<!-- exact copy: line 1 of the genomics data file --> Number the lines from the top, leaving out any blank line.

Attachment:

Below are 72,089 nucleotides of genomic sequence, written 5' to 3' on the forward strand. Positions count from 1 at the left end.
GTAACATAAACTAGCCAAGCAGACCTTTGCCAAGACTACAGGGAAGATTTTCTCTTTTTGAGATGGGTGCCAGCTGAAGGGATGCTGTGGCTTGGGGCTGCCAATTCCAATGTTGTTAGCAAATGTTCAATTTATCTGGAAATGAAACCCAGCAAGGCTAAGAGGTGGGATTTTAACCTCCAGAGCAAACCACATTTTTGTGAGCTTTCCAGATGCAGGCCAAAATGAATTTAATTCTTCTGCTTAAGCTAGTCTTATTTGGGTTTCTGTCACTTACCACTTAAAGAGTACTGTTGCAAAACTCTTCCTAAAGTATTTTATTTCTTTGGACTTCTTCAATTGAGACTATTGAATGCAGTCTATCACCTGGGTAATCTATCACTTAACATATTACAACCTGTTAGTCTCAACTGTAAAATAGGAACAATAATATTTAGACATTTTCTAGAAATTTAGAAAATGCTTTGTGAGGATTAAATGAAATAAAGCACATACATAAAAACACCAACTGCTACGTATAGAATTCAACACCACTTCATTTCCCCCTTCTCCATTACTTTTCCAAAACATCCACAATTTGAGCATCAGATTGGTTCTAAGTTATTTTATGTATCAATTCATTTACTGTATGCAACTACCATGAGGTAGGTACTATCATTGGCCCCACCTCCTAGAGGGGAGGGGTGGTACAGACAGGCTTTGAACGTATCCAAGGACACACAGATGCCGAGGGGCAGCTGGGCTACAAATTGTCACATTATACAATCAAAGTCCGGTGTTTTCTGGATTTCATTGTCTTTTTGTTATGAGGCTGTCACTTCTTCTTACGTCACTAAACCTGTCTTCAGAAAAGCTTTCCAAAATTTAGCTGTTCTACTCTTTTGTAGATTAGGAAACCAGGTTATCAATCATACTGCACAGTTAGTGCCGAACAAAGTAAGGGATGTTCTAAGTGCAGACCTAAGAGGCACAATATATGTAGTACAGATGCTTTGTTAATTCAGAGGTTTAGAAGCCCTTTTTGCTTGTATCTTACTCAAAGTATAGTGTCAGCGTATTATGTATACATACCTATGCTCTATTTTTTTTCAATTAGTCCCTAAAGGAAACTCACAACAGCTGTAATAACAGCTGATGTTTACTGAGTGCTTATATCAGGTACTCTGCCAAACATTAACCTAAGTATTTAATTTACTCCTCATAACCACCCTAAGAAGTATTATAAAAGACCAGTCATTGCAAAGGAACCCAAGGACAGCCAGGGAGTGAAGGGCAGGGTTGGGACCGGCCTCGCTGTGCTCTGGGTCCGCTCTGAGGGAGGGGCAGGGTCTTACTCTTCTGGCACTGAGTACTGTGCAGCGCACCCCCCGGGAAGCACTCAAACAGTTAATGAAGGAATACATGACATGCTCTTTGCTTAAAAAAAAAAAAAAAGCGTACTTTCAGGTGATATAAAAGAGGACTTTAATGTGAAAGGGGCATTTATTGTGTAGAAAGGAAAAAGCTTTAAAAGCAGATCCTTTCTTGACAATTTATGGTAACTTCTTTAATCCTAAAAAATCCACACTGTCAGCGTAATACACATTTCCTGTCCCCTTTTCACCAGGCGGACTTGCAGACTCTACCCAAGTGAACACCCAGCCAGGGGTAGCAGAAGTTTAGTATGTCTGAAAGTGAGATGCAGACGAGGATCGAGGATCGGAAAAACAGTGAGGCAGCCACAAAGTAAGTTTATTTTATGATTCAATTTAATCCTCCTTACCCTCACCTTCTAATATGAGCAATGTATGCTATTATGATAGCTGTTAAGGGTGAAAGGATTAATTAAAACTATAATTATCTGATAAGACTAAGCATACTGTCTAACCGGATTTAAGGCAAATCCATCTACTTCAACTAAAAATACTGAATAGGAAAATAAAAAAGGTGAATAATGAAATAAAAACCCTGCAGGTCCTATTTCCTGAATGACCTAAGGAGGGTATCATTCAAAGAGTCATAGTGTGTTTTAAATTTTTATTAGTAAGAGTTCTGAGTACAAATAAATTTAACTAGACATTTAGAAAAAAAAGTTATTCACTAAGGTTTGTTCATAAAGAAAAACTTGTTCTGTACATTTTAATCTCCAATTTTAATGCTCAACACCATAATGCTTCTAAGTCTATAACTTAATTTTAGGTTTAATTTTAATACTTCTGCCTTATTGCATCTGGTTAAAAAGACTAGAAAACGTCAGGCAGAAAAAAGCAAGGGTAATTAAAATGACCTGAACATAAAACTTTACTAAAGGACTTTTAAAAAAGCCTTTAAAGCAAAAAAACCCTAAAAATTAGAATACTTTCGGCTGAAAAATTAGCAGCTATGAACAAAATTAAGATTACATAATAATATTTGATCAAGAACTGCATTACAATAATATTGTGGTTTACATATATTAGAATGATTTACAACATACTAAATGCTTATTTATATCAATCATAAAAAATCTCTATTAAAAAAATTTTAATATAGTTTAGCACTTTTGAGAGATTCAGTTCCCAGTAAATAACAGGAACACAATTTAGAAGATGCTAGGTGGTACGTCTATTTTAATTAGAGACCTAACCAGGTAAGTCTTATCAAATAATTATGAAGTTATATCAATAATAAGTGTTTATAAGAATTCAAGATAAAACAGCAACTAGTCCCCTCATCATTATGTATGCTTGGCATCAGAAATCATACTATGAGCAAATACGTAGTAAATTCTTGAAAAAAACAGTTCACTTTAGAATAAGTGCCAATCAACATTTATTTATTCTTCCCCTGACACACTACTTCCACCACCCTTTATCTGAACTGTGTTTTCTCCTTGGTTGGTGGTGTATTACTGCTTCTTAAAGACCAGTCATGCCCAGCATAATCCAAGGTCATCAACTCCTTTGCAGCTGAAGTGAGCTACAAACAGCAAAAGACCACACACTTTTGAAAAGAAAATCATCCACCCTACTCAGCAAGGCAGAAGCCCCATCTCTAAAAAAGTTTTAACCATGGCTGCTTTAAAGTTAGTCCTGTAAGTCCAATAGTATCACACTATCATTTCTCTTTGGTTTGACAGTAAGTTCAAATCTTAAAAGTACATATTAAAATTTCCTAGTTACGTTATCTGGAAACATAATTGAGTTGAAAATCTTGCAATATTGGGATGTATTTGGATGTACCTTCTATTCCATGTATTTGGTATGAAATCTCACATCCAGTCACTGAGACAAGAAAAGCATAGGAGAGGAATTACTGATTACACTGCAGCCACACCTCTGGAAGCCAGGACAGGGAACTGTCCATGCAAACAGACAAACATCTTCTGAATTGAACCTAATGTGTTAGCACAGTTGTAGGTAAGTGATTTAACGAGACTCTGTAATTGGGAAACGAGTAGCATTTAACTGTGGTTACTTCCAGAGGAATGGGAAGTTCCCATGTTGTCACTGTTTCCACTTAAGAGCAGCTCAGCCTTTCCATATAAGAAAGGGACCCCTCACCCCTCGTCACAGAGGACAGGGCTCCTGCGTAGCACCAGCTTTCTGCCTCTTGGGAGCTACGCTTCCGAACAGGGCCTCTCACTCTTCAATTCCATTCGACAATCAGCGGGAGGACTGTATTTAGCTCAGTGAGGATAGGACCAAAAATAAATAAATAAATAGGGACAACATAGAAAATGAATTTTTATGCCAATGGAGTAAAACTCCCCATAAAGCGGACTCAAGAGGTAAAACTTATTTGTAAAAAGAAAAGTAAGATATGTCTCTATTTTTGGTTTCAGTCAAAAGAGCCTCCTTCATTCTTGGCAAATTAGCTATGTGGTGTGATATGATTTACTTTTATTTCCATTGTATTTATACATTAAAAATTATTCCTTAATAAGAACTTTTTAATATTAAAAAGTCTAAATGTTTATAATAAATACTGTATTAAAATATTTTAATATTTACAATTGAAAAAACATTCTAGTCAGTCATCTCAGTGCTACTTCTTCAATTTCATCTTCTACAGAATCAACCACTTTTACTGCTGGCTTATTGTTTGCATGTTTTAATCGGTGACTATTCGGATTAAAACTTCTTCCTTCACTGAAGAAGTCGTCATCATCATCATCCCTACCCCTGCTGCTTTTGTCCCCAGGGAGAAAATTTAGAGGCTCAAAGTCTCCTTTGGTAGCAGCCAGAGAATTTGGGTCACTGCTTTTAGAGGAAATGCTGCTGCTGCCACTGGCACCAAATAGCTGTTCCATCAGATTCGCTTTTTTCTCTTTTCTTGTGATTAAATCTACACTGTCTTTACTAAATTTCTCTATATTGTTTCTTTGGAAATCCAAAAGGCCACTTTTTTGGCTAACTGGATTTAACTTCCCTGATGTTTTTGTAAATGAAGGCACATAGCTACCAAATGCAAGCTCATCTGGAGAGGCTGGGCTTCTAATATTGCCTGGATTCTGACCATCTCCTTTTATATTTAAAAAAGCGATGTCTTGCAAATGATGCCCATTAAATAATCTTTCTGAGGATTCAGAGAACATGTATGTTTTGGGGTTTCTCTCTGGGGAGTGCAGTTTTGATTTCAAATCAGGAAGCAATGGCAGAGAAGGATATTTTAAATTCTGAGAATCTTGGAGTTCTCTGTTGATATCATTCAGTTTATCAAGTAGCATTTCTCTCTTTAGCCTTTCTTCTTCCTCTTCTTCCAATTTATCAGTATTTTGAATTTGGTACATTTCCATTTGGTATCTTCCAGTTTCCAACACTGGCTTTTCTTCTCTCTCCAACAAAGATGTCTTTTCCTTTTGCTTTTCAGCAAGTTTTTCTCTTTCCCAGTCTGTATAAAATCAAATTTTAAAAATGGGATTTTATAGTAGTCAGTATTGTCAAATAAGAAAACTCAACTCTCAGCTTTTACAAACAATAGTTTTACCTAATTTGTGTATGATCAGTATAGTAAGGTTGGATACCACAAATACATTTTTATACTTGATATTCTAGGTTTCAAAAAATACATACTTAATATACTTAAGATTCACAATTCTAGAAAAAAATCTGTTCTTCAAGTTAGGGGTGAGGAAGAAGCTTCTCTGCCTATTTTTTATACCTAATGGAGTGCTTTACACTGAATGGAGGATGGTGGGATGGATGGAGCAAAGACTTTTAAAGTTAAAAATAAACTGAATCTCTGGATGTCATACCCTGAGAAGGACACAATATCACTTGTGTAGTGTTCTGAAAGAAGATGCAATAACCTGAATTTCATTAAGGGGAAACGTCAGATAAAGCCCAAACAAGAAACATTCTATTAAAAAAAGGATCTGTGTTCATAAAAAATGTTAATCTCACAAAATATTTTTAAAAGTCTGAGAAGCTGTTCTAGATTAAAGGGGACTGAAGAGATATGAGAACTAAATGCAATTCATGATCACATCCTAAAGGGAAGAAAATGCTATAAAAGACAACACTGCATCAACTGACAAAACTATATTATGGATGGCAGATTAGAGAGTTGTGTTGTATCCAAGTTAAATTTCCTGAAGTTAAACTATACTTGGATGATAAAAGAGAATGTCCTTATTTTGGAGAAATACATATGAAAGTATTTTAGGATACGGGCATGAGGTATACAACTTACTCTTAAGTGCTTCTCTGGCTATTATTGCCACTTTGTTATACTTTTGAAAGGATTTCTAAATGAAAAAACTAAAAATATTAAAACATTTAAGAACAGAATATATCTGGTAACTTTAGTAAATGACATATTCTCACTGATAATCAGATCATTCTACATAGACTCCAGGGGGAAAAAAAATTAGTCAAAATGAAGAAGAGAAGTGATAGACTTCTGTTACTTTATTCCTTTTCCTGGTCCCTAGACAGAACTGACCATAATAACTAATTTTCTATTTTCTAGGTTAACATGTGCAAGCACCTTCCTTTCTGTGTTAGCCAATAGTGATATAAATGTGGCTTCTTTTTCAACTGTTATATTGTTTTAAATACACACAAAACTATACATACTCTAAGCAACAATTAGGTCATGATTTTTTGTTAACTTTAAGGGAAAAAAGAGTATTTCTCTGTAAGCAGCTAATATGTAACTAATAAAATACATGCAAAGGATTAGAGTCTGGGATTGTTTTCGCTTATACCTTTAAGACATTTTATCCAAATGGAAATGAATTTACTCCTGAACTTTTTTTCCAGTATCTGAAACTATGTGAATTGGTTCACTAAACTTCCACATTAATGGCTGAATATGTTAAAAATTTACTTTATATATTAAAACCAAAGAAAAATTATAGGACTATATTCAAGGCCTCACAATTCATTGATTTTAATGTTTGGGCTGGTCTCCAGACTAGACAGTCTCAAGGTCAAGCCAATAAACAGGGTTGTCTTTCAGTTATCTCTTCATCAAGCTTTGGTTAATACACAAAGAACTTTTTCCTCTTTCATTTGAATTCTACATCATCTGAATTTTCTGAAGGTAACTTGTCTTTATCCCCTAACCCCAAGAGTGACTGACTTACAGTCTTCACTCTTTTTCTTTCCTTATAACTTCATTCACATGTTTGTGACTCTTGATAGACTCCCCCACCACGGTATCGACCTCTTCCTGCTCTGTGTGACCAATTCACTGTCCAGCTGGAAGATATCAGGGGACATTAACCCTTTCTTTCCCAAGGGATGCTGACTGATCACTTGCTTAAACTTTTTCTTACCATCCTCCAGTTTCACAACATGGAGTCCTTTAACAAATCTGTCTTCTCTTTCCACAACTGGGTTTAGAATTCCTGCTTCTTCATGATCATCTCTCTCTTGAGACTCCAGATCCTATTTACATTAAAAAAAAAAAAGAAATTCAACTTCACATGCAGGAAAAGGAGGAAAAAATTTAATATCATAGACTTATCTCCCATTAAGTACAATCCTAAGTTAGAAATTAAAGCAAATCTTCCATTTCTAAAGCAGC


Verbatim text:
Below are 72,089 nucleotides of genomic sequence, written 5' to 3' on the forward strand. Positions count from 1 at the left end.